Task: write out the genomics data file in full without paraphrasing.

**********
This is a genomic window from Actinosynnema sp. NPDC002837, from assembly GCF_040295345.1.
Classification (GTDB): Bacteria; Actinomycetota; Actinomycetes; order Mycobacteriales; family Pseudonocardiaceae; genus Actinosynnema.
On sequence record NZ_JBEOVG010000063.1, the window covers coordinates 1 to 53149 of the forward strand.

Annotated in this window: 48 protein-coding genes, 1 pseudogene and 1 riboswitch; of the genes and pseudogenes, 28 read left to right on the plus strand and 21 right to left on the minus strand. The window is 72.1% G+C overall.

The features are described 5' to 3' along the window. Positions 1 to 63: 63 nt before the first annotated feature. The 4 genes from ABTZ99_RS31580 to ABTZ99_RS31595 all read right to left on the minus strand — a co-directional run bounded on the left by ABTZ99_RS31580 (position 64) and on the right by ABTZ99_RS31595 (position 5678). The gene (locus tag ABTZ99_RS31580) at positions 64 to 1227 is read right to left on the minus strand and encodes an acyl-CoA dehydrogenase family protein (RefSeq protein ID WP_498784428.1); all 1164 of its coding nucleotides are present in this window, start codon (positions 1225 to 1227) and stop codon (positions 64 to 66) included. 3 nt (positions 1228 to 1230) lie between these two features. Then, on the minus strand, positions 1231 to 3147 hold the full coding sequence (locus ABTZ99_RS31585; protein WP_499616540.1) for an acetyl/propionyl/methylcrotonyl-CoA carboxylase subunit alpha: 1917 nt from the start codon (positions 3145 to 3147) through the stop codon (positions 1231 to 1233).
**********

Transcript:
This is a genomic window from Actinosynnema sp. NPDC002837, from assembly GCF_040295345.1.
Classification (GTDB): Bacteria; Actinomycetota; Actinomycetes; order Mycobacteriales; family Pseudonocardiaceae; genus Actinosynnema.
On sequence record NZ_JBEOVG010000063.1, the window covers coordinates 1 to 53149 of the forward strand.

Annotated in this window: 48 protein-coding genes, 1 pseudogene and 1 riboswitch; of the genes and pseudogenes, 28 read left to right on the plus strand and 21 right to left on the minus strand. The window is 72.1% G+C overall.

The features are described 5' to 3' along the window. Positions 1 to 63: 63 nt before the first annotated feature. The 4 genes from ABTZ99_RS31580 to ABTZ99_RS31595 all read right to left on the minus strand — a co-directional run bounded on the left by ABTZ99_RS31580 (position 64) and on the right by ABTZ99_RS31595 (position 5678). The gene (locus tag ABTZ99_RS31580) at positions 64 to 1227 is read right to left on the minus strand and encodes an acyl-CoA dehydrogenase family protein (RefSeq protein ID WP_498784428.1); all 1164 of its coding nucleotides are present in this window, start codon (positions 1225 to 1227) and stop codon (positions 64 to 66) included. 3 nt (positions 1228 to 1230) lie between these two features. Then, on the minus strand, positions 1231 to 3147 hold the full coding sequence (locus ABTZ99_RS31585; protein WP_499616540.1) for an acetyl/propionyl/methylcrotonyl-CoA carboxylase subunit alpha: 1917 nt from the start codon (positions 3145 to 3147) through the stop codon (positions 1231 to 1233).